I’d never experienced this before, someone going through my research in such detail and asking probing but critical questions about my thesis. I tried to write these down as I went along, explaining what I did and didn’t know (which was the majority). This was okay, but it certainly left me a bit shaken. I lasted approximately three hours before I had to go for a toilet break. This was crucial. My examiners stayed in the room and obviously discussed how it was going. I returned refreshed and the rest of the viva lasted about 30 minutes. At this point, they both agreed they were happy, shook my hand and said: “Well done Dr Quinn, you have passed (pending corrections)”, and congratulated me for my rebuttal – which left me shocked as I had thought it had gone awfully!

When I think back, I must have been answering the questions well, and they wanted to push me because they were genuinely interested in my work. I just wish I had appreciated that more at the time.

I think from my experience, the one key bit of advice is: each viva is unique, it certainly goes better than you appreciate in the moment, but try and enjoy it as much as you can.

Just after my viva (phew!) in my UoM hoodie

Celebrating (or commiserating) after your PhD viva

You can’t predict how you’ll feel stepping out of that room. I instantly messaged my parents (to put them out of their misery) and my lab (who were getting a little bit worried about me).

After that, I walked back to my lab with my external supervisor to explain my viva result. It was very helpful to get some time to discuss my thesis in a more informal manner, and realise that my viva experience was very normal.

I’d say (like most other people I’ve spoken to), that the viva is definitely an anti-climax. You build it up so much in your head but at the end of the day, it’s just another exam – and I don’t think I’ve ever left one of those feeling elated.

I had planned to go out with friends and lab mates after the viva, which would have been needed whichever way it went. I had also organised a trip to South America for a week after my viva. I think the stress of planning the trip was a welcome distraction from viva preparation, and I’d recommend that everyone organises a break of some sort – even if you stay much closer to home.

Celebrating passing my PhD in South America, with an Alpaca

PhD viva advice from others

Sam Roome, Marketing Director at Hello Bio (@hello_bio)

“When I was preparing for my viva, (and admittedly this was a very long time ago!), a few days before the big day, I realised that the statistical analyses I had used were not the most appropriate ones. Somehow, this had been missed during my thesis proofing process. I was completely devastated and – for a time – thought it was the end of the world. I envisaged all sorts of scenarios that all ended with me failing to get my PhD, and the knowledge that I was going in to my viva already aware of 'major' mistakes made me extremely anxious. But I was encouraged by my fellow PhD friends to speak to my supervisor, head of department, and other colleagues. They were all so supportive and reassuring – helping me to keep a calm head in my viva, and go in with a positive attitude, with my own suggestions for improvements. And they helped me to remember that I had done a lot of preparation and good work to get to this point. The result – I came out with a PhD (with corrections) and learnt to triple check my stats tests!”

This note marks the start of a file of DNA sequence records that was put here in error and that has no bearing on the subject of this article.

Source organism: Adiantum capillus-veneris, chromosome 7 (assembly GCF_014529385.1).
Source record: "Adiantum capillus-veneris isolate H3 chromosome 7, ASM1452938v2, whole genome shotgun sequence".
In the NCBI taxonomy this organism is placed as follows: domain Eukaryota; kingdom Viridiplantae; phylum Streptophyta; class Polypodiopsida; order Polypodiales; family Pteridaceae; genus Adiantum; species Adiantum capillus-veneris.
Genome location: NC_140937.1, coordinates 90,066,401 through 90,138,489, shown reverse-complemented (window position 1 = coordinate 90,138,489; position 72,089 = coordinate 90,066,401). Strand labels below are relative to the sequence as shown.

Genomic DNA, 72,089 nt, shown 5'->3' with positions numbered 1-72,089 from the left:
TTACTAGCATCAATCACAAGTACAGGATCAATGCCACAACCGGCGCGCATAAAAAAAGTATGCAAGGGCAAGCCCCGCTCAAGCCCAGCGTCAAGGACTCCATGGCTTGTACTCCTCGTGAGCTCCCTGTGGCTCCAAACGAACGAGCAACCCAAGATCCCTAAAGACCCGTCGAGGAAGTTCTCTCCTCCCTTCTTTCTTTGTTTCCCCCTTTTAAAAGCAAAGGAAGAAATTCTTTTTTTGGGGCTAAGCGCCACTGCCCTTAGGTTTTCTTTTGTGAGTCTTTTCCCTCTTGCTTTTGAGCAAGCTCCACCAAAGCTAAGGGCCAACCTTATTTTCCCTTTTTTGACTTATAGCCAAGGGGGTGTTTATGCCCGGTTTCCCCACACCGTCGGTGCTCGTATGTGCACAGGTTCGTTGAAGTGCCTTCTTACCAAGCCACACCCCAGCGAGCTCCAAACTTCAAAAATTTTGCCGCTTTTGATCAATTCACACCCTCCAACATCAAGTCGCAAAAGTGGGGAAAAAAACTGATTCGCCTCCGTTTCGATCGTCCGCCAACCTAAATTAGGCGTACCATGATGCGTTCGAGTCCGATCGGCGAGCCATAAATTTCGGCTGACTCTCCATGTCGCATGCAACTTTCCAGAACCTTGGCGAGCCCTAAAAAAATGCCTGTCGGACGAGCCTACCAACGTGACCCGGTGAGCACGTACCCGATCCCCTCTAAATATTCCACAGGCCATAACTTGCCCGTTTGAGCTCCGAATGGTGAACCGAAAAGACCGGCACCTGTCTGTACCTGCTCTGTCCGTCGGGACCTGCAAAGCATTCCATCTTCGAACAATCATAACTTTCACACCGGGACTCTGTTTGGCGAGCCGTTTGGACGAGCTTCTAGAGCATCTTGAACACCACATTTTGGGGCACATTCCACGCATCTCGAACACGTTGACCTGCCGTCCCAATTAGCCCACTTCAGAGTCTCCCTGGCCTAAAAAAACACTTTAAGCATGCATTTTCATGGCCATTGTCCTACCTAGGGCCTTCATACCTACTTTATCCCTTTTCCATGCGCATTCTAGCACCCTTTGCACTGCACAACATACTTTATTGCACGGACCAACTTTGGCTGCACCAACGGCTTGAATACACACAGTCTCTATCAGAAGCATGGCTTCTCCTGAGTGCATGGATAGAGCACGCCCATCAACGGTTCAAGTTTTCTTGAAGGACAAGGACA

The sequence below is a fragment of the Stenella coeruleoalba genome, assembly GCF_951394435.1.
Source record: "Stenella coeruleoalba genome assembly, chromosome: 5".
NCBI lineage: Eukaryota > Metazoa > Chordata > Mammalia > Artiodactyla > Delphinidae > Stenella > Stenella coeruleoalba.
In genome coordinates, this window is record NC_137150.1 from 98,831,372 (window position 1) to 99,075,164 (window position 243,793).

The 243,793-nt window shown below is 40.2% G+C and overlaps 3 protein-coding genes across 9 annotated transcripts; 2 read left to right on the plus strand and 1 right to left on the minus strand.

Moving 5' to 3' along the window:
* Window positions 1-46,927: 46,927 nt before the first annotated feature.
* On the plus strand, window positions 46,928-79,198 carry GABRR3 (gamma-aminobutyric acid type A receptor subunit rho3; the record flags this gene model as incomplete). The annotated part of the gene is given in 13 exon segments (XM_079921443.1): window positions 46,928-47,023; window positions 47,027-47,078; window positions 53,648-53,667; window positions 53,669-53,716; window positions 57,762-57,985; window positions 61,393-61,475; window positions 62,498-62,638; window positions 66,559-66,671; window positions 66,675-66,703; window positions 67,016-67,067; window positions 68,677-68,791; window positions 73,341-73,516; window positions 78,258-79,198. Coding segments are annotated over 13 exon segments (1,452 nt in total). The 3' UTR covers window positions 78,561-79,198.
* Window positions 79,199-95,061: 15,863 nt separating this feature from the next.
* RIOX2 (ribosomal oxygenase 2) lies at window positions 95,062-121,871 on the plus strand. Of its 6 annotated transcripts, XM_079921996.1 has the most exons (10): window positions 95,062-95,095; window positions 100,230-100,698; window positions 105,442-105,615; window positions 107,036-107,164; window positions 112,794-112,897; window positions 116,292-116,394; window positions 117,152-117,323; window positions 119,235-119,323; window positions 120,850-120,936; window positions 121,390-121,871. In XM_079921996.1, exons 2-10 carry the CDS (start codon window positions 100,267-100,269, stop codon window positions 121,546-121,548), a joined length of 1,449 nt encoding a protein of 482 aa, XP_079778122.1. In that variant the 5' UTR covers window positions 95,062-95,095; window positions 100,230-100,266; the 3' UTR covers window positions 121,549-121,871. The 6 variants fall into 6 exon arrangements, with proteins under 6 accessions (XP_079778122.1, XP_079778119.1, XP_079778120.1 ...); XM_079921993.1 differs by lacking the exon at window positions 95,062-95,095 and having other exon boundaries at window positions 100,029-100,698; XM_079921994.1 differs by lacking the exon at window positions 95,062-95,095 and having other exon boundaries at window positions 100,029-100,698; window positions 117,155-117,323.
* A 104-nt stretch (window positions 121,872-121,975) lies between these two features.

Claire Durrant, Postdoctoral Researcher at the University of Cambridge (@ClaireDurrant1)

“I had some heart issues at the end of my PhD (thankfully now resolved!) and giving my examiners a heads up a few weeks in advance was unbelievably helpful. I was so much more relaxed knowing if anything happened, they were already aware and would know what it was! I’d strongly advise anyone if they have any requirements / health issues to be completely open with the examiners as they will be more than happy to accommodate you and it will stop you worrying about anything non-PhD related!”

In summary...

It’s your viva, and it’s an experience unique to you. Take my advice lightly, and consult other articles too. At the end of the day, no one will have an experience in their viva which will be exactly the same as yours, apart from the generic preparation techniques. Just try and enjoy this once in a lifetime experience!

My celebratory post-viva meal with my lab mates!

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Dr James Quinn recently completed his PhD at the University of Manchester in the lab of Professor Nigel Hooper (@hooperlabmanc) studying post-translational modifications of tau in different types of dementia to further unravel disease mechanisms and identify biomarkers to improve diagnosis. James is about to undertake a postdoc in the Alzheimer’s Clinical Trial Research Unit in Harvard Medical School, Boston, under supervision of Dr. Becky Carlyle and Dr. Steven Arnold. During his postdoc, James will continue researching dementia, focusing on the development of new diagnostic tests and identifying novel therapeutic targets.

When he’s not in the lab, you’ll find James out and about doing public engagement, running, bouldering, brunching, travelling and seeing live music.